Scientists have been ringing alarm bells about our changing climate for decades, and the last few years have seen teenage activists turn up the volume. From protesting pipelines to organizing school climate strikes, these young leaders are among the loudest, angriest voices demanding solutions. Now, many of them are speaking up for the first time through a fundamental part of democracy: by voting.
More than 22 million Americans have turned 18 so far this year. Studies show those newly eligible voters are overwhelmingly concerned about the existential threat of a warming planet, and that people born since 1981 will make up the largest segment of the electorate within eight years. That promises to radically change public policy, which is one reason leaders of the youth climate movement are urging their peers to show up at the polls — and cast a ballot with the Earth in mind.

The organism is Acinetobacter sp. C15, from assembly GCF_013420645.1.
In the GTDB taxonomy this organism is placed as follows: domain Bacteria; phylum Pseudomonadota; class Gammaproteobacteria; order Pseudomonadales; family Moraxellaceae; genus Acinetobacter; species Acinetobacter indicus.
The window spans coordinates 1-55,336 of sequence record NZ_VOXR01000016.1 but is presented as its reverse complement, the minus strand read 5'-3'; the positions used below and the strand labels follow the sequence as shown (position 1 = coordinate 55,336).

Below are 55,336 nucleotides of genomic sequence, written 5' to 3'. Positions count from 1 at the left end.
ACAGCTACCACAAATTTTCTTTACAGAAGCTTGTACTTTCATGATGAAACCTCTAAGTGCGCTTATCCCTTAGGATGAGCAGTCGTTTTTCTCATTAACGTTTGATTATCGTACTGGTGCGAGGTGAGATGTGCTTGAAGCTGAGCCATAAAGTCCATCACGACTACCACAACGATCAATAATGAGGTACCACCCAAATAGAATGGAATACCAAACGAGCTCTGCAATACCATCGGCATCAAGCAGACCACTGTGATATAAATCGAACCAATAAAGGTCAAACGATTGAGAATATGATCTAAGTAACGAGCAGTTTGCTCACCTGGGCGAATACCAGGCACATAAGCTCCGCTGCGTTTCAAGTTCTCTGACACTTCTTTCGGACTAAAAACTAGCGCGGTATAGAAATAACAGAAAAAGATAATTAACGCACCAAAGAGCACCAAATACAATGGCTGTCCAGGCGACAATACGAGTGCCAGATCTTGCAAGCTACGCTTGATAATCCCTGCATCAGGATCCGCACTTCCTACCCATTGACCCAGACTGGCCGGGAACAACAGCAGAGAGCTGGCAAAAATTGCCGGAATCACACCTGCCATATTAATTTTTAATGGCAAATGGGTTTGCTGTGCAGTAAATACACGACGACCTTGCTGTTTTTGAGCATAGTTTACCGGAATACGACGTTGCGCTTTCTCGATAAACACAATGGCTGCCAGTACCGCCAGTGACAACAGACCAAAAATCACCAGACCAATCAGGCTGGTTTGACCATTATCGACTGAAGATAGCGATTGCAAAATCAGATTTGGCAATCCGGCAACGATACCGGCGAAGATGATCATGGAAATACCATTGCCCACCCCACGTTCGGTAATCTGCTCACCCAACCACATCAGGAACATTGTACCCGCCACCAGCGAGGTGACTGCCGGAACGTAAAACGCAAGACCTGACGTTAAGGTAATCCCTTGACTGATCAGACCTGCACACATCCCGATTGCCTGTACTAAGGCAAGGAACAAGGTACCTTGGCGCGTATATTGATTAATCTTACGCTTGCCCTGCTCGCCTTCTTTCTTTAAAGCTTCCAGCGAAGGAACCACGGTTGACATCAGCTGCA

Check out what three youth climate activists have to say about how they feel about casting their first votes this year.
Delaney Reynolds, 21, is the founder of the Sink or Swim Project, a Miami-based nonprofit that educates and engages youth on solutions to sea level rise. Jamie Margolin, 18, co-founded Zero Hour, an organization dedicated to supporting the next generation of climate activists. And Jerome Foster II, 18, started OneMillionOfUs, which aims to register and empower young voters in the 2020 election.